January 24, 2017

The topic liberals ignored too long. . .

Sam Smith - For several decades the nation's economic issues have fallen way down the liberal agenda, which helped in no small way to allow Donald Trump to falsely claim a concern for the working class. There are many reasons for this - the upward mobility of the liberal elite, fears created by the Reagan years, a massive collapse of labor unions who had helped keep the Democrats on course, and the Republican lite politics of the Clintons.

The first step to change this is to recognize some of the economic issues that haven't gotten enough attention. Here are some examples:

Millenials earning less than parents at their age

Record high student loan debt

Middle class losing ground in metro areas

Green Party of New Jersey
 
In more than a third of counties, median income dropped 10% or more since 2000

Bernie Sanders - Today real median family income is almost $5,000 less than it was in 1999 in inflation accounted for dollars. Why is that? How does that happen? The typical male worker, that man right in the middle of the American economy, made $783 less last year than he did 42 years ago after adjusting for inflation...The typical female worker is making $1,337 less than she did in be 2007.

News Republic - In 1980, the typical young worker in Detroit or Flint, Michigan, earned more than his counterpart in San Francisco or San Jose. The states with the highest median income were Michigan, Wyoming, and Alaska. Nearly 80 percent of the Boomer generation, which at the time was between 18 and 35, was white, compared to 57 percent today. Three decades later... Michigan's median income for under-35 workers has fallen by 26 percent, more than any state. In fact, beyond the east coast, earnings for young workers fell in every state but Hawaii and South Dakota.

When President Obama took office in January 2009, 80,529,000 Americans were not in the labor force, the highest number on record. That number rose steadily during his two terms, reaching a record 95,055,000 in November 2016, then setting another record (95,102,000) in December.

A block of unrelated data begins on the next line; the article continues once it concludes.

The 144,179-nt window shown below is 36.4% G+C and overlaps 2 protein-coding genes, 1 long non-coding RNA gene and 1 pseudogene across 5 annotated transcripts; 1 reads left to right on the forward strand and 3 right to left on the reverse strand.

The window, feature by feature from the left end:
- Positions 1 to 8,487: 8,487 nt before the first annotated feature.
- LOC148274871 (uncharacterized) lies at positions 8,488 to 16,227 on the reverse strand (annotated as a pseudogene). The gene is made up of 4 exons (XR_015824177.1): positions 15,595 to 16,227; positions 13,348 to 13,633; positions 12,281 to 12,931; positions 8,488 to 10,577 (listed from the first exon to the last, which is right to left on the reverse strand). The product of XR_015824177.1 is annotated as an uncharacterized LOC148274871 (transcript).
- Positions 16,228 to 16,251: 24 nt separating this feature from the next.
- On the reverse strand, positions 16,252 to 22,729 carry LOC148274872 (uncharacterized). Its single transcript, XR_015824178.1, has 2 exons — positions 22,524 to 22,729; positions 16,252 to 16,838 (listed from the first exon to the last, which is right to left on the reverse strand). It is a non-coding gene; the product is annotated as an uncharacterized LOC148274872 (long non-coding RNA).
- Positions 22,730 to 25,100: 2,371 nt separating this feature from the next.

Almost two thirds don't have $500 to pay for car repair

One in five young adults – ages 18 to 34 years old – live in poverty, according to data from the U.S. Census Bureau. Up from one in seven (8.4 million people) in 1980.

Manufacturing workers need public assistance because of poor pay

According to the Fed, an astounding 47 percent of all Americans could not come up with $400 to pay for an emergency room visit without borrowing it or selling something.

 The typical female worker made $1,337 less last year than she did in 2007.- Bernie Sanders

The minimum wage if it had gone up at the rate of Yale College tuition since 1970: $26

Among all employees nationally, 56 percent are hourly workers, and 32 percent of these, or more than 21 million, earn less than $10.10 per hour, according to University of Virginia researchers in the Weldon Cooper Center for Public Service’s Demographics Research Group.

40% Of US workers now earn less than 1968 minimum wage 
 
Almost half of Americans die with less than $10 grand

Nearly seven out of ten Americans have less than $1000 in their savings account

Most Millennials Have Less Than $1,000 in Savings

Michael Snyder, Activist Post: According to a survey that was just released, 24 percent of all Americans have more credit card debt than emergency savings.
 

Highest credit card debt since 1980s


Bernie Sanders - Student debt has surpassed credit card debt and is now the second-largest source of personal indebtedness.

Pensions & investments - More than half of all American households do not have enough put away for retirement, and the problem is getting worse, said new research from the Center for American Progress.

1 comment:

greg gerritt said...

The increases in tuition and health care costs are the economic development strategy of most cities and states. no wonder all economic development as practiced in the USA does is line the pockets of the already rich.